Aerial application

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A crop duster applying a fine mist
A Mil Mi-8 spreading fertilizer
A Schweizer S269C fitted with spraying booms
Altitude and wind affect dispersion. Photo by Charles O'Rear, 1972.

Aerial application, or what was formerly referred to as crop dusting, involves spraying crops with crop protection products from an agricultural aircraft. Planting certain types of seed are also included in aerial application. The specific spreading of fertilizer is also known as aerial topdressing in some countries.

Agricultural aircraft are highly specialized, purpose-built aircraft. Today's agricultural aircraft are often powered by turbine engines of up to 1500 hp and can carry as much as 800 gallons of crop protection product. Helicopters are sometimes used, and some aircraft serve double duty as water bombers in areas prone to wildfires.(These aircraft are referred to as SEAT, "single engine air tankers").


Aerial Seed Sowing 1906[edit]

The first known aerial application of agricultural materials was by John Chaytor, who in 1906 spread seed over a swamped valley floor in Wairoa, New Zealand, using a hot air balloon with mobile tethers.[citation needed] Aerial sowing of seed still continues to this day with cover crop applications and rice planting.

Crop Dusting 1921[edit]

Lt. Macready (right) and McCook Field engineer E. Dormoy (left) in front of the 1st crop duster airplane (August 3, 1921)

The first known use of a heavier-than-air machine to disperse products occurred on 3 August 1921.[1] Crop dusting was developed under the joint efforts of the US Agriculture Department, and the US Army Signal Corps's research station at McCook Field in Dayton, Ohio.[1] Under the direction of McCook engineer Etienne Dormoy, a United States Army Air Service Curtiss JN4 Jenny piloted by John A. Macready was modified at McCook Field to spread lead arsenate to kill catalpa sphinx caterpillars at a Catalapa farm near Troy, Ohio in the United States.[1][2] The first test was considered highly successful.[1] The first commercial operations were begun in 1924, by Huff-Daland Crop Dusting, which was co-founded by McCook Field test pilot Lt. Harold R. Harris.[1] Use of insecticide and fungicide for crop dusting slowly spread in the Americas and to a lesser extent other nations in the 1930s. The name 'crop dusting' originated here, as actual dust was spread across the crops. Today, aerial applicators use liquid crop protection products in very small doses.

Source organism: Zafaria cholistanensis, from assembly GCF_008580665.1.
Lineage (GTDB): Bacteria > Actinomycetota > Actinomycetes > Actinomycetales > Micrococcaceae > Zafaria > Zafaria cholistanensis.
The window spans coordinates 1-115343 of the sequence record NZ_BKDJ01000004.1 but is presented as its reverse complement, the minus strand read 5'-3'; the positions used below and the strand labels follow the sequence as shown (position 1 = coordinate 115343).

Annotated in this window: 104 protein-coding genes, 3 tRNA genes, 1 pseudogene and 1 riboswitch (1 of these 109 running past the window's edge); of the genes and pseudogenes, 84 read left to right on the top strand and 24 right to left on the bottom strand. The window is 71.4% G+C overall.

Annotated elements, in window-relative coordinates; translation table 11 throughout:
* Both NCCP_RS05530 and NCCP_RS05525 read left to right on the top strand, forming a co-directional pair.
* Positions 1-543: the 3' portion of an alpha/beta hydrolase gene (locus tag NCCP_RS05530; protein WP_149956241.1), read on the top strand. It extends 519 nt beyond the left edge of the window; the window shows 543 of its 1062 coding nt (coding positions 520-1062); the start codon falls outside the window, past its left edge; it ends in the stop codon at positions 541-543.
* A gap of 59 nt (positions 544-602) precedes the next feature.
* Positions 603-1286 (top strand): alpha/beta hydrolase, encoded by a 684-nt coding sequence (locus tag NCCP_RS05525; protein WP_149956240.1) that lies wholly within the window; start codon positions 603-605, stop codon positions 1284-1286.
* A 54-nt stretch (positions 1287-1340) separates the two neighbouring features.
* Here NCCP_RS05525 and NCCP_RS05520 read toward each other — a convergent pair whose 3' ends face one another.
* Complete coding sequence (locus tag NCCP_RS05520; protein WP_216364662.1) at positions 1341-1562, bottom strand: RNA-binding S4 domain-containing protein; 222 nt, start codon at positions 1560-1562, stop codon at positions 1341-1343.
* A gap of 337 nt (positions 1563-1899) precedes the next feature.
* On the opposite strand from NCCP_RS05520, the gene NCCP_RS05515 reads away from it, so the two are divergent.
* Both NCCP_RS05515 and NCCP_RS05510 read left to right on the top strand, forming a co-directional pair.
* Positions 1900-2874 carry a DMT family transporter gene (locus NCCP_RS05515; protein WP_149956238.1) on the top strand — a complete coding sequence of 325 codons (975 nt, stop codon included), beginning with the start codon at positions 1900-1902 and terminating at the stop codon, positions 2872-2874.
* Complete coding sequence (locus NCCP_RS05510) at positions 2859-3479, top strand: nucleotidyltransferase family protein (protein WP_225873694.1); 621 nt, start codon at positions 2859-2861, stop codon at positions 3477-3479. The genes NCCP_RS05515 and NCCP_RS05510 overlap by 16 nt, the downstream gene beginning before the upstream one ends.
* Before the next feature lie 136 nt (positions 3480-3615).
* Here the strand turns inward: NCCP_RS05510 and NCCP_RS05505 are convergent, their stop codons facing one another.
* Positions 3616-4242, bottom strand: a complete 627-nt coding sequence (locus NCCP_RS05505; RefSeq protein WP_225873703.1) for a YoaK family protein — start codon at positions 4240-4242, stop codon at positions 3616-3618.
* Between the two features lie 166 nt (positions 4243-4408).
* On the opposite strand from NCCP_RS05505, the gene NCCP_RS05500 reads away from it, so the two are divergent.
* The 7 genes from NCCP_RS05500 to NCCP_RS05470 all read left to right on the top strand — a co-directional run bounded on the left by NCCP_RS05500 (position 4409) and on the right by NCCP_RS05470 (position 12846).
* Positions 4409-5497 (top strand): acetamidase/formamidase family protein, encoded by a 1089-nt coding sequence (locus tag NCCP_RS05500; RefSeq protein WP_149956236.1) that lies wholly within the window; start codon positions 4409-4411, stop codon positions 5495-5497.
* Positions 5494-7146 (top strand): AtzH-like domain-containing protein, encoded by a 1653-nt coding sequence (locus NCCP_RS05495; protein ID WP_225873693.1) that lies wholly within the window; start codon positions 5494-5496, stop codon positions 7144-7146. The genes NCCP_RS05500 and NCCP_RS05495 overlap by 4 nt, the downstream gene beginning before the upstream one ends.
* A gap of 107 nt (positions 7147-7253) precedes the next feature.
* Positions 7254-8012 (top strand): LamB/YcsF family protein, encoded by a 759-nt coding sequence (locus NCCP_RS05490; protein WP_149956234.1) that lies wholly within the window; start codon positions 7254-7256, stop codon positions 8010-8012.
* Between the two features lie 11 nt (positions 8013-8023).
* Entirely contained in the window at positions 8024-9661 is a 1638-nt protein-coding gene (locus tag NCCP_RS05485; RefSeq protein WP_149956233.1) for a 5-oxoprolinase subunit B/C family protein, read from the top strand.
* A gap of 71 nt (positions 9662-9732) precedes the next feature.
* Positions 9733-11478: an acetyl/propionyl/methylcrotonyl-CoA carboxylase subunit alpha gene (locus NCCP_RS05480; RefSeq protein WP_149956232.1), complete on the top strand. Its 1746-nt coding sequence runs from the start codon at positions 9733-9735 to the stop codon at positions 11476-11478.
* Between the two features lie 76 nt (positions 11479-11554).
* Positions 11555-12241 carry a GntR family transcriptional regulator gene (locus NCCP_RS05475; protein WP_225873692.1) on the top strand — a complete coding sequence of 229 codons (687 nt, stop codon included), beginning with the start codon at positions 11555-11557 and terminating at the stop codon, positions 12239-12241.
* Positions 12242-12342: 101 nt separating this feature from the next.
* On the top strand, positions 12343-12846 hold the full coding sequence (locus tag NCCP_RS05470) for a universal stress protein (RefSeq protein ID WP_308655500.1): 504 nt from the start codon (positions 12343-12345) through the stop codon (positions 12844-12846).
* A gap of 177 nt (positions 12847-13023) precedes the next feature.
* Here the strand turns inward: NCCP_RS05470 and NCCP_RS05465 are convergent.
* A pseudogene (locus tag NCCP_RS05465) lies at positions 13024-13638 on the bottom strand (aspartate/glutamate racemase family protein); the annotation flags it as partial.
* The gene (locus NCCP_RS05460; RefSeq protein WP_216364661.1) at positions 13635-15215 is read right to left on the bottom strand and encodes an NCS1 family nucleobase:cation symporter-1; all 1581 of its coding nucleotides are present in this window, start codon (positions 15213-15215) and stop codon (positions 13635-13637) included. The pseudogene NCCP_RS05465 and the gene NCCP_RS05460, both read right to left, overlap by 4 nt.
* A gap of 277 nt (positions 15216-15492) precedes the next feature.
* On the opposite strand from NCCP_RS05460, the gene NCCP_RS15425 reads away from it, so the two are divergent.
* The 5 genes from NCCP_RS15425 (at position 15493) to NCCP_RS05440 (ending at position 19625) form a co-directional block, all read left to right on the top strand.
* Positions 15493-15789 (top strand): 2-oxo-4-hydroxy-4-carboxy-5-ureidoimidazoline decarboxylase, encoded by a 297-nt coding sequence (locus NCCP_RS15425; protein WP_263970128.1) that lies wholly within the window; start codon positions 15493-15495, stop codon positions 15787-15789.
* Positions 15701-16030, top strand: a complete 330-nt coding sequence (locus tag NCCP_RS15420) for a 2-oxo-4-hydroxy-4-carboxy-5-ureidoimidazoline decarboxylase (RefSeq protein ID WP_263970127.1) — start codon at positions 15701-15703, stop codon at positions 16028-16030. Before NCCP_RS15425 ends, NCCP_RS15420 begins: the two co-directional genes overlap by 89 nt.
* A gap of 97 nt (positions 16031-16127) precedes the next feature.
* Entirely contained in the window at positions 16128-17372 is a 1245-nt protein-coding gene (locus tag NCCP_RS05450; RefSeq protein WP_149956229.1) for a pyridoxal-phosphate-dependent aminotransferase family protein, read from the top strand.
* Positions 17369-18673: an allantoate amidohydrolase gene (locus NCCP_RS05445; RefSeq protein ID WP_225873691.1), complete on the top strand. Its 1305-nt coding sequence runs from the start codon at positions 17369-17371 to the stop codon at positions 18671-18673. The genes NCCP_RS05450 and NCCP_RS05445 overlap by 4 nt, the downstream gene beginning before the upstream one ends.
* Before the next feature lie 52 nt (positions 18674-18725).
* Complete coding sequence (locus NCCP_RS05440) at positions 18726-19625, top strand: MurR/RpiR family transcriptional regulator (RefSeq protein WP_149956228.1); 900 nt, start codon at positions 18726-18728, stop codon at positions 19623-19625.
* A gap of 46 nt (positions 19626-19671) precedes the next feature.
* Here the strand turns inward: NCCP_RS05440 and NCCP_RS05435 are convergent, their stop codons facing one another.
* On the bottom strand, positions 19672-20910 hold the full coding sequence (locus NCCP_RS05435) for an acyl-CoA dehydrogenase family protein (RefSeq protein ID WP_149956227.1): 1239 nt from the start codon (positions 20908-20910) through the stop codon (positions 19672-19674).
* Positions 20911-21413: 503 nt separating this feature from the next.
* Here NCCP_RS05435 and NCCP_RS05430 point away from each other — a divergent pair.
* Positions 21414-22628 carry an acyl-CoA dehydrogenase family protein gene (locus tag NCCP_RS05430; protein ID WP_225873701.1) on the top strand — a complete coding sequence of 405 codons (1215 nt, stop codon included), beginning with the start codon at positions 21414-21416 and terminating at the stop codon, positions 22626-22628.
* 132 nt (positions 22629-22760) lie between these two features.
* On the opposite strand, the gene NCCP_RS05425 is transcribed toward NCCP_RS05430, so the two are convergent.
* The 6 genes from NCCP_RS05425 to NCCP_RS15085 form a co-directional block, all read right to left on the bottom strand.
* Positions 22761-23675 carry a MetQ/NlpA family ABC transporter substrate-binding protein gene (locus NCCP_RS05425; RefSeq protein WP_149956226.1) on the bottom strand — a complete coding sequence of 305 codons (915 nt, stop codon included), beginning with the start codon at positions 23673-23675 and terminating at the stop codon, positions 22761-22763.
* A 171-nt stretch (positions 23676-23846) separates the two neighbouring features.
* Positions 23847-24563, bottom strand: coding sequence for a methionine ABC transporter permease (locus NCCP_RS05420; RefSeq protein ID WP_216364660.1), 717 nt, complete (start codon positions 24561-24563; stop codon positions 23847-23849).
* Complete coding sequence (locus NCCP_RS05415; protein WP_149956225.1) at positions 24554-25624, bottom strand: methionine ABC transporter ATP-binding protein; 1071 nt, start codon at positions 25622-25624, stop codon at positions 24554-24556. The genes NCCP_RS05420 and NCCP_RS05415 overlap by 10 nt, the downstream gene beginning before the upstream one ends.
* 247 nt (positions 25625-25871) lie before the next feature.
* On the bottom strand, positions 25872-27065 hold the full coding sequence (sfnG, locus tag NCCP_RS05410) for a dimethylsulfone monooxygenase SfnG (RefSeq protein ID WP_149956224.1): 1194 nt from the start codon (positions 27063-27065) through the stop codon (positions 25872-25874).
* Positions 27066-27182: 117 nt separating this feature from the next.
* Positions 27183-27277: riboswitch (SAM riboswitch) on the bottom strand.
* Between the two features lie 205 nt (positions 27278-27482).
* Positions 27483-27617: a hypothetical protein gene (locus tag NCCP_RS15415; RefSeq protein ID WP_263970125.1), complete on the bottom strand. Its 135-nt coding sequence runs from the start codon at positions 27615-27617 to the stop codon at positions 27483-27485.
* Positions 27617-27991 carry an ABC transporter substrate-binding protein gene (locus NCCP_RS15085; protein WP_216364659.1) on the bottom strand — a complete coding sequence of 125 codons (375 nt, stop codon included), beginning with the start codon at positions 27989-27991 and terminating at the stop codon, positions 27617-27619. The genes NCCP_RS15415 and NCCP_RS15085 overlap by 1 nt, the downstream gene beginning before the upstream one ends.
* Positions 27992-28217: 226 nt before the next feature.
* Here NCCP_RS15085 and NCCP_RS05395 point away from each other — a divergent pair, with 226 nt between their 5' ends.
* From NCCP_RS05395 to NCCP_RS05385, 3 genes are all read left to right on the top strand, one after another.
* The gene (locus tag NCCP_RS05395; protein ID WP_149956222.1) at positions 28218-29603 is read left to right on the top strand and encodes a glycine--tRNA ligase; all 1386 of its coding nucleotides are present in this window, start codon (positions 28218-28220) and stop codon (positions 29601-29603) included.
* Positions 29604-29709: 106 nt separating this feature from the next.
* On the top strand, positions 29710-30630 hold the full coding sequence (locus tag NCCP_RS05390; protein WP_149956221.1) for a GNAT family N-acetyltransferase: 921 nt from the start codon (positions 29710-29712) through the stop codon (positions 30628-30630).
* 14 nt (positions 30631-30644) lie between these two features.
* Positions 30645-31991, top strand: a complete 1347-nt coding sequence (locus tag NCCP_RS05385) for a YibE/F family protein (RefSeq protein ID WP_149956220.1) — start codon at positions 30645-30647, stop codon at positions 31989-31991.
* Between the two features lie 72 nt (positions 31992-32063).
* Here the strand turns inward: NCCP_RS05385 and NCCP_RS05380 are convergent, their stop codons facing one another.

Top dressing 1939–1946[edit]

Aerial topdressing is the aerial application of fertilisers over farmland using agricultural aircraft. It was developed in New Zealand in the 1940s and rapidly adopted elsewhere in the 1950s.[citation needed]

Purpose-built aircraft[edit]

In 1951, Leland Snow begins designing the first aircraft specifically built for aerial application, the S-1.

In 1957, The Grumman G-164 Ag-Cat is the first aircraft designed by a major company for ag aviation.

Unmanned aerial application[edit]

A Yamaha R-MAX, a UAV commonly used for aerial application in Japan.

Beginning in the late 1990s, unmanned aerial vehicles are also being used for agricultural spraying. This phenomenon started in Japan and South Korea, where mountainous terrain and relatively small family-owned farms required lower-cost and higher precision spraying. As of 2014, the use of UAV crop dusters, such as the Yamaha R-MAX, is being expanded to the United States for use in spraying of vineyards.[3]

See also[edit]


  1. ^ a b c d e Johnson, Mary Ann. McCook Field 1917-1927. Landfall Press, Dayton, Ohio: 2002. ISBN 0-913428-84-1, pp. 190-191.
  2. ^ Houser, J.S. (1922), "The Airplane in Catalpa Sphinx Control", Ohio Agricultural Experiment Station, Monthly Bulletin (7): 126–36 
  3. ^ Evan Ackerman, Yamaha Demos Agricultural RoboCopter, But Humans Can't Unleash It Yet, IEEE Spectrum, Oct. 16th 2014.
  • Johnson, Mary Ann. McCook Field 1917-1927. Landfall Press, Dayton, Ohio: 2002. ISBN 0-913428-84-1, pp. 190–191.